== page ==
Damage reported in parts of CT after severe thunderstorms - WFSB 3 Connecticut

Damage reported in parts of CT after severe thunderstorms

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Roads are impassable in Lebanon because of the storms. (WFSB) Roads are impassable in Lebanon because of the storms. (WFSB)
Trees were knocked over in Lebanon because of the storms. (WFSB) Trees were knocked over in Lebanon because of the storms. (WFSB)
HARTFORD, CT (WFSB) -

Severe thunderstorms were to blame for damage throughout the state.

In Lebanon, roads were impassable due to down trees and wires. 

Babcock Hill Road was closed between Briggs and Kick Hill. Kick Hill was also shut down from Gregory Road to the town line. Parts of Exeter Road were one lane, but passable. 

“It was very loud and it was pouring heavy and a bunch of trees and stocks fell down,” Taylor Glissman, of Lebanon, said. “And it only lasted for like five minutes though.” 

Glissman said he had to turn around on Babcock Hill Raoad after seeing debris all over the town. 

"It made a huge mess and it was pouring and now there's trees down and now there's wires down," he said.

Fire officials said it'll take quite a while to clean everything up.  He says the biggest problem right now is folks driving around road closure signs.  He urges people not to make that mistake.

A severe thunderstorm warning was issued for northeastern New London County was in effect until 4 p.m., but has since expired.  

There were around 4,000 power outages in the whole state as of 7:15 p.m. For more information on outages, click here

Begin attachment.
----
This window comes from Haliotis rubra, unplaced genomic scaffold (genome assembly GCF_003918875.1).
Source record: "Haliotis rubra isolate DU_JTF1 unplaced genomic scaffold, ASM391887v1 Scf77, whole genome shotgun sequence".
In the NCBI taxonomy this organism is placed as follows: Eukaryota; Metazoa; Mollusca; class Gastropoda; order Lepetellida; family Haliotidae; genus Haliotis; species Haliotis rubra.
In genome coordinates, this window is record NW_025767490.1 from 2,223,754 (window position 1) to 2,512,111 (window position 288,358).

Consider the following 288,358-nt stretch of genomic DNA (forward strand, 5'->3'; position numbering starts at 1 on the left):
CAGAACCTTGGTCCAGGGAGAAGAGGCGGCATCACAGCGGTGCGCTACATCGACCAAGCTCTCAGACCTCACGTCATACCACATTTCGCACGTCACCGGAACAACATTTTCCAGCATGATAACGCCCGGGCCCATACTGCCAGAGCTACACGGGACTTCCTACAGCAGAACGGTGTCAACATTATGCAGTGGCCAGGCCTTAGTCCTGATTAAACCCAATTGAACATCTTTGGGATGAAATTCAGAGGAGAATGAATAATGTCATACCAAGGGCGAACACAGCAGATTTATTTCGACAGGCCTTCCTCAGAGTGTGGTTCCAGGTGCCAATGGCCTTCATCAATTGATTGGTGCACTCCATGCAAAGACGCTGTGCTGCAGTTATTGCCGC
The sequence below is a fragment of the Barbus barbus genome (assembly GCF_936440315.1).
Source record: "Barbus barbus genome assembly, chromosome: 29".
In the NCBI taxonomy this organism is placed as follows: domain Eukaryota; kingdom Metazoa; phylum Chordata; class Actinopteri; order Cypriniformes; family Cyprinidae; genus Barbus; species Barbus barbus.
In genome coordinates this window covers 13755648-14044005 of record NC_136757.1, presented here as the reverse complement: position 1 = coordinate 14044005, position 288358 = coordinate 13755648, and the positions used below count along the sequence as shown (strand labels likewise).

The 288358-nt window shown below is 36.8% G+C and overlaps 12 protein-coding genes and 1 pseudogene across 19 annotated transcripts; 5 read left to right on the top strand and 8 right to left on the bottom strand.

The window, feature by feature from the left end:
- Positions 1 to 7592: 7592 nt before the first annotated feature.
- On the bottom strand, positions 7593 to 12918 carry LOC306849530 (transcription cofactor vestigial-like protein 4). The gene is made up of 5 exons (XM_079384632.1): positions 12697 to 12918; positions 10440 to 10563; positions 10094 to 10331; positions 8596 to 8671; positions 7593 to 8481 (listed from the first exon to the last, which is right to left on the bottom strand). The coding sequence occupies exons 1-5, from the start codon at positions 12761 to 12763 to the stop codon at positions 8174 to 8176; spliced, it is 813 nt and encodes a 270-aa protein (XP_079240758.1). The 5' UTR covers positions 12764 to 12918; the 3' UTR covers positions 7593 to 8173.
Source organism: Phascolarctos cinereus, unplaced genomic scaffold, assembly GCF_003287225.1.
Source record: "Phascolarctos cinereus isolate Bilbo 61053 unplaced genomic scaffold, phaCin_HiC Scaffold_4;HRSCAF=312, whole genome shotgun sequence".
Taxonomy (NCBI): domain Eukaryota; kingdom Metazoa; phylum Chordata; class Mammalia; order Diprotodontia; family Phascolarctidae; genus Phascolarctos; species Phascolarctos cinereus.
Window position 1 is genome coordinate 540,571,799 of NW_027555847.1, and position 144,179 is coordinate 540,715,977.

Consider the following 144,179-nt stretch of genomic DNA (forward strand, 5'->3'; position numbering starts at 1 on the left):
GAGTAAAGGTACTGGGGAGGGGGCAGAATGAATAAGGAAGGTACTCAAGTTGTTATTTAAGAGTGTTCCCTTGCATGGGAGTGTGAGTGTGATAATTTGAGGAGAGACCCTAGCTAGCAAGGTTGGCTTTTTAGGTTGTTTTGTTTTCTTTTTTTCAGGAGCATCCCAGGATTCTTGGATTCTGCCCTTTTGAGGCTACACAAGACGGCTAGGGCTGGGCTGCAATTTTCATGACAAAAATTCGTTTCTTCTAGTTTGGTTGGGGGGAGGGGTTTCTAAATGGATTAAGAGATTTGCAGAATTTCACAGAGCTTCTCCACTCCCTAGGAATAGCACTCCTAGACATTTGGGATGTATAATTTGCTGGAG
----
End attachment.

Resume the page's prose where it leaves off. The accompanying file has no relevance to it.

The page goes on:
Heat wave to hit CT

The state may see its first heat wave of the year this week.

As of 2 p.m., temperatures passed the 90 degree mark in a number of cities and towns and made Monday the second straight day that the state exceeded 90 degrees.

"[Tuesday] we will likely reach or exceed 90 again," Dixon said. "Once this happens, we will have our first heat wave of the year!"

A heatwave occurs when there are three consecutive days of temperatures reaching 90 degrees.

The Department of Energy and Environmental Protection issued an air quality alert for southern Fairfield, southern Middlesex, southern New Haven and southern New London counties.

The shoreline, specifically New Haven, which could feel the heat the most.

"Also, there will be isolated showers and storms, primarily along and southeast of Interstate-84, into coastal and southeastern CT where the air is most unstable," Dixon said.

Tuesday may usher in the wet weather, but all of the forecast models don’t agree. The reason is a cold front that is expected to move into the region.

"Storms will likely develop," Dixon said. "[It's] something we will watch closely. Regardless, in the wake of the front, we get a break from the heat/humidity Wednesday, Thursday and Friday."

From Wednesday through Saturday, a high pressure cell in the Great Lakes region will provide the state with a nice stretch of weather with highs in the 80s and lows in the 60s.

To read the complete technical discussion click here.

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